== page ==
So how are flowers scored? Why are you collecting and choosing whether to display them in front of or behind your screen? The game ends when the last flower is taken and displayed. Flowers in front of your screen are scored by color. The more flowers you have of a given color, the more points you earn for them (or lose). So, for example, if you have two pink flowers, that’s worth -1 points. But if you have eight pink flowers, that’s worth 15 points. If you have black flowers in front of your screen, they are wild and you can make them any color you want for the purposes of scoring.
Flowers behind your screen are divided into a “warm” group (pink and yellow) and a “cool” group (light and dark blue). White and black flowers can be added to whichever group you choose. You cannot, however, use the black or white flowers to “create” a group. If you don’t have a warm group, you can’t use the black/white flowers to make one. Add up how many flowers you have in each group. The player with the most gains a specified amount of points, with second and third taking decreasing points. If there are ties, some convoluted math will settle it, awarding an equal number of points to the tied players.
Now add up the points you have from the flowers in front of and behind your screen. The player with the most points wins the game.
A gaming sundae with a cherry on top, or the pits?
Normally, I’m a big fan of push your luck games. They’re usually fairly light and quick and, while pretty random with the nature of the chit pull or die roll, they still give you a thrill. There’s a tension in such games that’s difficult to replicate with other mechanisms. Deciding how far to go and when to play it safe may not be the deepest, crunchiest decisions in the gaming universe, but given that they usually lead to either huge scores or abject failure, they feel important.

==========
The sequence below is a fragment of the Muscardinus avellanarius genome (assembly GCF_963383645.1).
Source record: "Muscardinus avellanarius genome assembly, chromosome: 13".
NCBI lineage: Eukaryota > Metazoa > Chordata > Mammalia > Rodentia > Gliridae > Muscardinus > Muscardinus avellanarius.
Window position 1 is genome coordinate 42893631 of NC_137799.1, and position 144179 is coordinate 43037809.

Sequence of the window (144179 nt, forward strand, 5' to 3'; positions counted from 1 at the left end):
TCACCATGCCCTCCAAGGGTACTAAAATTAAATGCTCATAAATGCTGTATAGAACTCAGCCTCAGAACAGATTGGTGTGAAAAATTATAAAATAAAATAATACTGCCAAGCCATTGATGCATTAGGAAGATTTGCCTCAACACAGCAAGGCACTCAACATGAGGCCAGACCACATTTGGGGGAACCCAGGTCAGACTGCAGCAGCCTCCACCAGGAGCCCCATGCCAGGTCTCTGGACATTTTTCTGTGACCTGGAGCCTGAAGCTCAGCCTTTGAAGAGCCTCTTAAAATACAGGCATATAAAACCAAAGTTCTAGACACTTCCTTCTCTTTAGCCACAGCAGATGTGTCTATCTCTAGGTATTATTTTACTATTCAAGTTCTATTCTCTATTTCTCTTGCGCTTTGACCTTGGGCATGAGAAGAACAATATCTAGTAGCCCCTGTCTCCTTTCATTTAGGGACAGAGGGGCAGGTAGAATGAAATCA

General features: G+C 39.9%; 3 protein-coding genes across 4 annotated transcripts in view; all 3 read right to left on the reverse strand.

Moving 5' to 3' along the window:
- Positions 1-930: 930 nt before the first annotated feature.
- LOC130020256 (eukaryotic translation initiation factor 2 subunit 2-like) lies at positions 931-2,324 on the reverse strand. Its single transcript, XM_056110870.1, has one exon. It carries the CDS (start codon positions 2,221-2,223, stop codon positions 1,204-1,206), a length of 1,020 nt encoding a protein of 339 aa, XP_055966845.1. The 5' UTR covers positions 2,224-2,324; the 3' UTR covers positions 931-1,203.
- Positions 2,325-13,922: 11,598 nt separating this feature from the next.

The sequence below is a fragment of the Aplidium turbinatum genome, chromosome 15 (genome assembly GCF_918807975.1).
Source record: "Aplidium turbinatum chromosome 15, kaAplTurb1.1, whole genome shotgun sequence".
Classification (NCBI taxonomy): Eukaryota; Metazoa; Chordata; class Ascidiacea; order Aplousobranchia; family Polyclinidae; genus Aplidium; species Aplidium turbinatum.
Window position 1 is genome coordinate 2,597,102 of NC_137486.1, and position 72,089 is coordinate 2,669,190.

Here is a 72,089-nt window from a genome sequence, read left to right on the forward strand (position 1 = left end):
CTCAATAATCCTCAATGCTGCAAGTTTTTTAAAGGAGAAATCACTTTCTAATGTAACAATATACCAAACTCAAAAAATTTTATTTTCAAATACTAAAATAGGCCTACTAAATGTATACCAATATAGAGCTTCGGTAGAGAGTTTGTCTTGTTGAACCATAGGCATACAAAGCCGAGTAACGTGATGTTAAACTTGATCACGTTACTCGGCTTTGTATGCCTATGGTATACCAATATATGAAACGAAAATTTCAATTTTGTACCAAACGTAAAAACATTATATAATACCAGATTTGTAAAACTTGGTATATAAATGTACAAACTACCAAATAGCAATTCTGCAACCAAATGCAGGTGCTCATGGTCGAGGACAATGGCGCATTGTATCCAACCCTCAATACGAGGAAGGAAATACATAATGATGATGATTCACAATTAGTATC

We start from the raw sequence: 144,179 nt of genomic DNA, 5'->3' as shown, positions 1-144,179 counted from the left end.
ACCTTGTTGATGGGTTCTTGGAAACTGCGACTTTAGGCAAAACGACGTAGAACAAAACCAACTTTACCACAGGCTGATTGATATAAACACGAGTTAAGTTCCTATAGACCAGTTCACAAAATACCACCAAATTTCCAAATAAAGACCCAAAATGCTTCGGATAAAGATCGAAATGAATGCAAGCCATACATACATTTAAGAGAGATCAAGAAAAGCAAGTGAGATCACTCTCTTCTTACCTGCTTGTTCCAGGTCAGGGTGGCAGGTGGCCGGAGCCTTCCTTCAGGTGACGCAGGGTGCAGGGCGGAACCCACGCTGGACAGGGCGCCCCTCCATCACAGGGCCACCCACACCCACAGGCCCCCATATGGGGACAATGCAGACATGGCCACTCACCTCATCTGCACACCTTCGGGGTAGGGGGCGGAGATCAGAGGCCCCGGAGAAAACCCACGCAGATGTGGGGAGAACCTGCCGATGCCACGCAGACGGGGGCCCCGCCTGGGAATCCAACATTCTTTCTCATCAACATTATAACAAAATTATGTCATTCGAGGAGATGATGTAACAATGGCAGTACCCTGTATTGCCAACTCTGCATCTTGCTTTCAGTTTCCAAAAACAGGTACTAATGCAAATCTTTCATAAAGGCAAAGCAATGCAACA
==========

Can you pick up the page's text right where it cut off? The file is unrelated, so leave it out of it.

Sadly, much of that joy is missing from LoTC. It feels like the mechanism chosen for this game (push your luck), was the wrong choice because it doesn’t do anything that the best push your luck games do so well. The set collection/where to display your flowers idea is interesting, but unfortunately the method of getting to that decision is problematic.
While it’s a serviceable game in which nothing is broken, it’s not a ton of fun, either. The biggest problem with LoTC is that the push your luck mechanism is too constrained to be fun. The best push your luck games give you the thrill of walking on a knife edge. Do I go just one more time, knowing that if I do I’ll get even more? And then maybe just one more time after that? Or do I act sensibly and stop because if I bust I’ll lose everything I’ve built this turn and what I’ve got is pretty good? Your decision is agonizing. Greed versus sense. Probability versus improbability. Plus, your opponents have the fun of egging you on to your own destruction, or gagging over your ridiculous good luck as you escape with all the points.